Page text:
Sex Education's Asa Butterfield's huge first Hollywood role and sweary rant at fans
Sex Education fans know Asa Bopp Butterfield (yes, that's his real middle name) as awkward, occasionally arrogant teenage sex therapist Otis Milburn.
But he almost landed a completely different role which would have propelled him to similar stardom - that of Spider-man.
Asa was very close to playing the superhero in the Marvel Cinematic Universe, but he lost out to Tom Holland.
There are no hard feelings, though, Asa says.
"Every so often there’s a part [that you really want] and it’s a script you love, and you kind of put your heart and soul into it, and you don’t get it," he told Collider.
"And it is tough and it is s**t, but I often find that something even better comes out of it at the end.
"And so in the case of Spider-Man, I did Sex Education, because I wouldn’t have been able to do both of those at the same time."
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And Sex Education proved immensely popular and won critical acclaim, with a cast of mostly unknown youngsters in their first big role.
But that wasn't the case for Asa, who actually starred in a Hollywood blockbuster in 2008.
He played the lead role in tear-jerking Holocaust drama The Boy in the Striped Pyjamas.
Asa played eight-year-old Bruno, who lives in Berlin in Nazi Germany during World War II with his Nazi concentration camp commandant father.
He befriends a young Jewish boy named Shmuel (Jack Scanlon) who is being held in the camp.
One of the reasons the film's director, Mark Herman, told Indie London he was so keen to cast Asa was because of his genuine lack of knowledge about the Holocaust.
He had quizzed his auditionees about how much they knew about it, and Asa knew relatively little, and Herman asked him to keep it that way to maintain the sense of innocence the film has.
That wasn't Asa's last role as a child star - he also played the titular character in Martin Scorsese's Hugo, where once again his childlike innocence would help him along as he admitted he didn't fully recognise what a big deal it was to be in a Scorsese film, and said the pressure would likely be too much for him now that he does.
In 2010, Asa played Norman Green in Nanny McPhee and the Big Bang alongside Emma Thompson, and in 2016, he played Jacob Portman in Miss Peregrine's Home for Peculiar Children which also starred Eva Green, Judi Dench and Samuel L Jackson.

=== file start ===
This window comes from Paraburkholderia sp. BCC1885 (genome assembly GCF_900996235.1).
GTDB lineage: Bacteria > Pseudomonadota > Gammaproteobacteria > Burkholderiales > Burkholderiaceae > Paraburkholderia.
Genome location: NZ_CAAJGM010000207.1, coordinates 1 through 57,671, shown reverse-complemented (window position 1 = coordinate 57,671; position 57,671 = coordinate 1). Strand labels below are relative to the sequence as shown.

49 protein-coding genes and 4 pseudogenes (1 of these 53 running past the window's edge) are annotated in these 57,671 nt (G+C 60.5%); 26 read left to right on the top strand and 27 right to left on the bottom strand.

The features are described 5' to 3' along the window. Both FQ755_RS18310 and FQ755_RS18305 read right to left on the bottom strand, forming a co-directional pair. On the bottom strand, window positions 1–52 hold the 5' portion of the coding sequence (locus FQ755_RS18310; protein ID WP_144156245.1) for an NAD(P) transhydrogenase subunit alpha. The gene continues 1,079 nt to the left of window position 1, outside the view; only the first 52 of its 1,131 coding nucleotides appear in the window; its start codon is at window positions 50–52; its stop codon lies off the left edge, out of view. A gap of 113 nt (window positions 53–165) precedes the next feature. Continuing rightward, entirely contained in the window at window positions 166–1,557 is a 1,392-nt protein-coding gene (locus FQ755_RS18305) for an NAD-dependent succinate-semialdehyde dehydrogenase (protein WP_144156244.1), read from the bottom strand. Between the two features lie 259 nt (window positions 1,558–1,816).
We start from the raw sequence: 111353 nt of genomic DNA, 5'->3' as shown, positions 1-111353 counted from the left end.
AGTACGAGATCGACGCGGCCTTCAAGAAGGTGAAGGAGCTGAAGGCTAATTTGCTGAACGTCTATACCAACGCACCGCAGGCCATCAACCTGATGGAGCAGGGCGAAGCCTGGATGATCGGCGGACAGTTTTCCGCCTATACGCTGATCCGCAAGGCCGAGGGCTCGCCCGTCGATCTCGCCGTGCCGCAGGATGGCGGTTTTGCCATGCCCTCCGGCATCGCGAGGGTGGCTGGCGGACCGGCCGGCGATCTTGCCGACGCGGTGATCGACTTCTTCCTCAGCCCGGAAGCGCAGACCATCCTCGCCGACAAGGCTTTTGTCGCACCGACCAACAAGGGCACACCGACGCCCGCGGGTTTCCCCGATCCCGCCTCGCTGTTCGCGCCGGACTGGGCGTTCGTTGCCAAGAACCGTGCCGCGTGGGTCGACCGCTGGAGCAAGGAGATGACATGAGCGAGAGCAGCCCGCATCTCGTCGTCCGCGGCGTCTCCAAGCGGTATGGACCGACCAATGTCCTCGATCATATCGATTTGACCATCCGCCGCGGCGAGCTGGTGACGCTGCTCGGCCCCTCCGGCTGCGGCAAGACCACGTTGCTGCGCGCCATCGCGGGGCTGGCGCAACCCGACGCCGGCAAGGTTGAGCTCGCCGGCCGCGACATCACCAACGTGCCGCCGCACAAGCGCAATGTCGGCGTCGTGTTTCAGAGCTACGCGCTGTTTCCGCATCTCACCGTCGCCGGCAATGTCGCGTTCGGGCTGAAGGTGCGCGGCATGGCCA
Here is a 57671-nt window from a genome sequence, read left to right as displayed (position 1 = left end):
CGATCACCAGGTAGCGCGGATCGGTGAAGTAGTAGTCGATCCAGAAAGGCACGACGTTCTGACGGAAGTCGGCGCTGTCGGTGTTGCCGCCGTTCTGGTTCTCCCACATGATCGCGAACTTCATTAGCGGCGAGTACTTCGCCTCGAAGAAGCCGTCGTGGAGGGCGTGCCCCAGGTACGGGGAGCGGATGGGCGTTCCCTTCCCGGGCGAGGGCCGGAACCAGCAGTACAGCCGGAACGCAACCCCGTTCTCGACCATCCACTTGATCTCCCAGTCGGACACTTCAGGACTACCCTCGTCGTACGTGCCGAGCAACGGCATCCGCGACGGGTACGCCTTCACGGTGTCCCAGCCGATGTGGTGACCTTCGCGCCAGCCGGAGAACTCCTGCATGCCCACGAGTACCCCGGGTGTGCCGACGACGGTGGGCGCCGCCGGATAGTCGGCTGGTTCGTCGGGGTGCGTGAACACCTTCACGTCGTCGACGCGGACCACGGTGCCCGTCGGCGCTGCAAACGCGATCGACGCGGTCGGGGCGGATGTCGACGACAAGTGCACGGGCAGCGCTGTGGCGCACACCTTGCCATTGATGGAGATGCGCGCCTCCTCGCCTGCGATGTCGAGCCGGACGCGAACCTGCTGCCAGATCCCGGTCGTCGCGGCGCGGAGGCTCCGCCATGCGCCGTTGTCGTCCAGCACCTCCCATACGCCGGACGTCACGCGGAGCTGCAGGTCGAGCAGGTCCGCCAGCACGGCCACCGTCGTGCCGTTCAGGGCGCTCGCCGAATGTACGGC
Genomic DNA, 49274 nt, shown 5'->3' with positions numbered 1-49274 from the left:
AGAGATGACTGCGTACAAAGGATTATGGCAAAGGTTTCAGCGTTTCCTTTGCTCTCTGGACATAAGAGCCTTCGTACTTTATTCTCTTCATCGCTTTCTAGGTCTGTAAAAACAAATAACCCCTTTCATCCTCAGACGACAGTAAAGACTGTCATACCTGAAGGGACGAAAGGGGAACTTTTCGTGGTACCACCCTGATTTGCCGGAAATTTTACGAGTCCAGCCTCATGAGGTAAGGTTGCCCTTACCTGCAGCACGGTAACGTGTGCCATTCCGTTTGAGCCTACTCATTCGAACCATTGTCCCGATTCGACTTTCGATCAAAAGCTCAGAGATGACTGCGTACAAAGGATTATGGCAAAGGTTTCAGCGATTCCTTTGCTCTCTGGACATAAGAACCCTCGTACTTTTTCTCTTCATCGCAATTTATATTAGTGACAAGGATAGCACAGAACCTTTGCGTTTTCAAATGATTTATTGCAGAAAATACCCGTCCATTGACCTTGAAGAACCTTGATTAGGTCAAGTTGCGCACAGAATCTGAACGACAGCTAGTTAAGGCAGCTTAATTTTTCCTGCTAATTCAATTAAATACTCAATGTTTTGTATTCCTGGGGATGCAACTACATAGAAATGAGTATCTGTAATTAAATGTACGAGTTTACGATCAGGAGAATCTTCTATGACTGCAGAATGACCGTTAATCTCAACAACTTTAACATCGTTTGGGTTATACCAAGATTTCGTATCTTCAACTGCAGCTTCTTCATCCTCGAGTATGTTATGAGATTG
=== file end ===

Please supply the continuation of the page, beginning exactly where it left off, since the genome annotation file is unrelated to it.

But his role as Otis two years later would really cement Asa as a household name and someone who was recognised absolutely everywhere - which he struggled to deal with.
The 24-year-old ranted on Twitter that he was "so tired" of Sex Education fans filming him and taking photos without permission.
He admitted it ruins his night and said he'd had to slap phones out of his face in nightclubs, and urged overeager fans who aren't respectful to "f**k off, leave me be please".
"I'm so tired of people filming me/taking pics without asking while I’m on a night out," he wrote.
"It actually kills my mood and my night, f**k off, leave me be please."
He added: "Tweeting this from a cab home after I’ve had to slap multiple phones out my face tonight."
In an interview with GQ, Asa admitted he understands why people find it hard to separate him from his character, and said the two aren't exactly worlds apart.
"I see parts of myself in Otis. He is quite a relatable character—the kind of awkwardness of relationships and identity and not knowing who you are," said Asa.
"He taps into the unknown feelings associated with the teenage experience. I enjoy playing awkward characters, I find it comes naturally to me, and there's a lot of humour in awkwardness, and it's inherently relatable for a lot of people."
Asa went on: "People on the streets sometimes call me Otis. I get it. I usually say, 'Hi, my name's not Otis. They don't necessarily know my real name yet, and that's fine. No one has come up to me asking for sexual health questions, thank god, because I don't know what I would say."
Sex Education has been hugely popular and its third series was only recently released - but a fourth series has already been confirmed by Netflix, and will land next year.
However, it could well be the final series of the show, at least with its current ensemble cast, because some of the actors think they are getting too old for their high school roles.
Asa told The Gentleman's Journal the cast were "aware of" the age disparity between their teenage characters and the actors themselves most of whom are in their early 20s.
"But there are some creative liberties that you have to take," he said.
"We’ve all certainly got a little bit older since season one — so we can’t keep playing 17-year-olds. I think Ncuti [Gatwa, who plays Otis’ best friend Eric] has just turned 27 — and I know he feels weird playing someone ten years younger than him.
"I don’t actually know what Laurie [Nunn, the show's creator] has got planned for us in potential future seasons — or whether they'll happen."
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